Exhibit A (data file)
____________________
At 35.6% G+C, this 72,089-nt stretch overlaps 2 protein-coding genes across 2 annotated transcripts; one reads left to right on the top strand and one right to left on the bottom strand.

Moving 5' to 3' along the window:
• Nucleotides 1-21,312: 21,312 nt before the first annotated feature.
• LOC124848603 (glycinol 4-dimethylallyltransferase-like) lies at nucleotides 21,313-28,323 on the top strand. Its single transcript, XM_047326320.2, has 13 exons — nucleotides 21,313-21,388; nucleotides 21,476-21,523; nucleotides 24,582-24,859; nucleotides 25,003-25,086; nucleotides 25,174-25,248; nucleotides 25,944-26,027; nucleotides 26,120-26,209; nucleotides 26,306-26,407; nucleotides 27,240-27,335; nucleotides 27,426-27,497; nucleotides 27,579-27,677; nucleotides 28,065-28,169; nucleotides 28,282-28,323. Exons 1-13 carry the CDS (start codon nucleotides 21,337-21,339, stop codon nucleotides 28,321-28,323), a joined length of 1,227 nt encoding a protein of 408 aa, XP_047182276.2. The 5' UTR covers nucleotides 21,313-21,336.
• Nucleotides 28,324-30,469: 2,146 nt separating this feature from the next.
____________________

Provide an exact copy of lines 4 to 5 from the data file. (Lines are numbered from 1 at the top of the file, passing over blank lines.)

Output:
• LOC124848603 (glycinol 4-dimethylallyltransferase-like) lies at nucleotides 21,313-28,323 on the top strand. Its single transcript, XM_047326320.2, has 13 exons — nucleotides 21,313-21,388; nucleotides 21,476-21,523; nucleotides 24,582-24,859; nucleotides 25,003-25,086; nucleotides 25,174-25,248; nucleotides 25,944-26,027; nucleotides 26,120-26,209; nucleotides 26,306-26,407; nucleotides 27,240-27,335; nucleotides 27,426-27,497; nucleotides 27,579-27,677; nucleotides 28,065-28,169; nucleotides 28,282-28,323. Exons 1-13 carry the CDS (start codon nucleotides 21,337-21,339, stop codon nucleotides 28,321-28,323), a joined length of 1,227 nt encoding a protein of 408 aa, XP_047182276.2. The 5' UTR covers nucleotides 21,313-21,336.
• Nucleotides 28,324-30,469: 2,146 nt separating this feature from the next.